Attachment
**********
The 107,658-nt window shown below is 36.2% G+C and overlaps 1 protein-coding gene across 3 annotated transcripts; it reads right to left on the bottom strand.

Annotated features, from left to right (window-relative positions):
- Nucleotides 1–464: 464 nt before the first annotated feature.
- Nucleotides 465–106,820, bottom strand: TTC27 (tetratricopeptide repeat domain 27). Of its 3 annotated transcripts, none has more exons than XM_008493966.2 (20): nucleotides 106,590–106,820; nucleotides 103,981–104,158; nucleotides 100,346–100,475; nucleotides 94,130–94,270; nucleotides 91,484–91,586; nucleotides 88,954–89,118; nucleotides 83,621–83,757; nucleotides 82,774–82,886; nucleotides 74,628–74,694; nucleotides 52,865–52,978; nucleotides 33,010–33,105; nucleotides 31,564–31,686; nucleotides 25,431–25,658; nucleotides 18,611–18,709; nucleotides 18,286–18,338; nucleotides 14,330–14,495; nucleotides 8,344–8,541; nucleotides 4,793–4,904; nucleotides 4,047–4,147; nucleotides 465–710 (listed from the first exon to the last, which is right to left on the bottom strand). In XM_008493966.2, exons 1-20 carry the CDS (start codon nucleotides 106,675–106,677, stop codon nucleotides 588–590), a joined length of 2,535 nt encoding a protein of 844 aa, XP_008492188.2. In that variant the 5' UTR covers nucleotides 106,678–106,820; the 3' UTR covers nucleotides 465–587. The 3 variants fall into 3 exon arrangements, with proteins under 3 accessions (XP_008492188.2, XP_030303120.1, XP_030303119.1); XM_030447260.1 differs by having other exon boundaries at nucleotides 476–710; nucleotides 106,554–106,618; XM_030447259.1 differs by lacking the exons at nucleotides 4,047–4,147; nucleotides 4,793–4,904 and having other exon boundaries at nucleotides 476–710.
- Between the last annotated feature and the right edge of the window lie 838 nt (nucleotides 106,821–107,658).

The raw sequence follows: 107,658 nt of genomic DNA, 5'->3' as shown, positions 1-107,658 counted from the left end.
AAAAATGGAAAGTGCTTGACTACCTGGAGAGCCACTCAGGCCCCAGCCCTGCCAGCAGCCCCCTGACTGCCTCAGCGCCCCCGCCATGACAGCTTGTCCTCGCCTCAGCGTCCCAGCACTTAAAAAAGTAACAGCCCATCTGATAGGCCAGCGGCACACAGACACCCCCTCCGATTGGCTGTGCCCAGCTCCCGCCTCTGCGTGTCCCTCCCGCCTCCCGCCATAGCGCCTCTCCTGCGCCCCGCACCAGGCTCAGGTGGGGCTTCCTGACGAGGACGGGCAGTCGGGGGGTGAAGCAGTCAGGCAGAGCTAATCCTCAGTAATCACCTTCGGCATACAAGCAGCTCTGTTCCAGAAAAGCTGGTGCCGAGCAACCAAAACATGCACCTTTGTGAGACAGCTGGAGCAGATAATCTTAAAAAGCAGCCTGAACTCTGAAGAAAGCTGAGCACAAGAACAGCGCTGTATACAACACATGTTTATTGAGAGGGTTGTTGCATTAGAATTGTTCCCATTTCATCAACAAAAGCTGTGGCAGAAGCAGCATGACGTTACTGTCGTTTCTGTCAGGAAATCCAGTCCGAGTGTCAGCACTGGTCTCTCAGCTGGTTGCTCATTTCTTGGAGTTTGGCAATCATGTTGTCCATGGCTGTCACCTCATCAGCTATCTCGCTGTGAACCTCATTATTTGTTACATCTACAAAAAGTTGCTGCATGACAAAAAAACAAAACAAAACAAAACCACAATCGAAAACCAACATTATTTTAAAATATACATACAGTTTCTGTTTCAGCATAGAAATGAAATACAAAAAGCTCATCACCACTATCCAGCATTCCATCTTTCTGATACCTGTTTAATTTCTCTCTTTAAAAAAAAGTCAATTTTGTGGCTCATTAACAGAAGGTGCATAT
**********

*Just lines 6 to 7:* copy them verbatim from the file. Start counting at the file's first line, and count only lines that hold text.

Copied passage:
The raw sequence follows: 107,658 nt of genomic DNA, 5'->3' as shown, positions 1-107,658 counted from the left end.
AAAAATGGAAAGTGCTTGACTACCTGGAGAGCCACTCAGGCCCCAGCCCTGCCAGCAGCCCCCTGACTGCCTCAGCGCCCCCGCCATGACAGCTTGTCCTCGCCTCAGCGTCCCAGCACTTAAAAAAGTAACAGCCCATCTGATAGGCCAGCGGCACACAGACACCCCCTCCGATTGGCTGTGCCCAGCTCCCGCCTCTGCGTGTCCCTCCCGCCTCCCGCCATAGCGCCTCTCCTGCGCCCCGCACCAGGCTCAGGTGGGGCTTCCTGACGAGGACGGGCAGTCGGGGGGTGAAGCAGTCAGGCAGAGCTAATCCTCAGTAATCACCTTCGGCATACAAGCAGCTCTGTTCCAGAAAAGCTGGTGCCGAGCAACCAAAACATGCACCTTTGTGAGACAGCTGGAGCAGATAATCTTAAAAAGCAGCCTGAACTCTGAAGAAAGCTGAGCACAAGAACAGCGCTGTATACAACACATGTTTATTGAGAGGGTTGTTGCATTAGAATTGTTCCCATTTCATCAACAAAAGCTGTGGCAGAAGCAGCATGACGTTACTGTCGTTTCTGTCAGGAAATCCAGTCCGAGTGTCAGCACTGGTCTCTCAGCTGGTTGCTCATTTCTTGGAGTTTGGCAATCATGTTGTCCATGGCTGTCACCTCATCAGCTATCTCGCTGTGAACCTCATTATTTGTTACATCTACAAAAAGTTGCTGCATGACAAAAAAACAAAACAAAACAAAACCACAATCGAAAACCAACATTATTTTAAAATATACATACAGTTTCTGTTTCAGCATAGAAATGAAATACAAAAAGCTCATCACCACTATCCAGCATTCCATCTTTCTGATACCTGTTTAATTTCTCTCTTTAAAAAAAAGTCAATTTTGTGGCTCATTAACAGAAGGTGCATAT